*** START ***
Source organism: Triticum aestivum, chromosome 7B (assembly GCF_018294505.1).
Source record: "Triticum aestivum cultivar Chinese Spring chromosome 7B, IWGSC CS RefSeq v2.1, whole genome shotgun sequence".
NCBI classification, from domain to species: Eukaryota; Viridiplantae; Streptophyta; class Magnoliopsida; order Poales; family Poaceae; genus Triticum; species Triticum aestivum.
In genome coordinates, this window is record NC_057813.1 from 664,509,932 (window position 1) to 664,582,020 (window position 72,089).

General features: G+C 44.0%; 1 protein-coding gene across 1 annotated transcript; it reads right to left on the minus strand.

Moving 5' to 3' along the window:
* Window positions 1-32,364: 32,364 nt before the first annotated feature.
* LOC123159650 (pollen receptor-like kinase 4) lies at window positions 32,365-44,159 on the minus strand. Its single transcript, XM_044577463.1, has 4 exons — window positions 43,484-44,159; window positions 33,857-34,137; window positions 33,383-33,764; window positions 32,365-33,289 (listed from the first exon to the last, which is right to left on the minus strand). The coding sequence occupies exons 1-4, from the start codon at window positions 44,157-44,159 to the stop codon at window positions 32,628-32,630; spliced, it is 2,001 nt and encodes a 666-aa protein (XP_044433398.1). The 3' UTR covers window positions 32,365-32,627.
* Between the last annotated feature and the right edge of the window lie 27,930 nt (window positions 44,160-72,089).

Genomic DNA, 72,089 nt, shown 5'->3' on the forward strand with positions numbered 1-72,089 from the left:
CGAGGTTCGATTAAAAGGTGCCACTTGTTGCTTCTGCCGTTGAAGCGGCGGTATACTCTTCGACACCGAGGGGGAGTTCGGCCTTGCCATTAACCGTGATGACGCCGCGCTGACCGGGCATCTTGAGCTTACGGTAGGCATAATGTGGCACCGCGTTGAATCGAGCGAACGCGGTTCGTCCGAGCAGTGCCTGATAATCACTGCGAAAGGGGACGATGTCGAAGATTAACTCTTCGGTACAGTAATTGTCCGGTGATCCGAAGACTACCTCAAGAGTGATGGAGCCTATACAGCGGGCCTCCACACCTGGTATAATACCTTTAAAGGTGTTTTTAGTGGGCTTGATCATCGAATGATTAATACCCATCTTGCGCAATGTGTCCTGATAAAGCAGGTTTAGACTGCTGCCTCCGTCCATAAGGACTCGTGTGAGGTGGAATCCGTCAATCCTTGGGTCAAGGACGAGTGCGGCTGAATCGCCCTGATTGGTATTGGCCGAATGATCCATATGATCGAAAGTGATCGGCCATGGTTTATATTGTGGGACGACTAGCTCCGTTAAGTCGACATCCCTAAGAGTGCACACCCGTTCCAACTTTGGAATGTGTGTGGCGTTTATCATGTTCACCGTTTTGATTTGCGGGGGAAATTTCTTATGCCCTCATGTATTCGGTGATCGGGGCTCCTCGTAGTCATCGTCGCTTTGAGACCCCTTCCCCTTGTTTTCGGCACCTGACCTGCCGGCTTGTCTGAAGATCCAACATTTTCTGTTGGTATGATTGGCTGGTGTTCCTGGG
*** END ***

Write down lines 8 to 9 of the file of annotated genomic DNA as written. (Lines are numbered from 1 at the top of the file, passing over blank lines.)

* LOC123159650 (pollen receptor-like kinase 4) lies at window positions 32,365-44,159 on the minus strand. Its single transcript, XM_044577463.1, has 4 exons — window positions 43,484-44,159; window positions 33,857-34,137; window positions 33,383-33,764; window positions 32,365-33,289 (listed from the first exon to the last, which is right to left on the minus strand). The coding sequence occupies exons 1-4, from the start codon at window positions 44,157-44,159 to the stop codon at window positions 32,628-32,630; spliced, it is 2,001 nt and encodes a 666-aa protein (XP_044433398.1). The 3' UTR covers window positions 32,365-32,627.
* Between the last annotated feature and the right edge of the window lie 27,930 nt (window positions 44,160-72,089).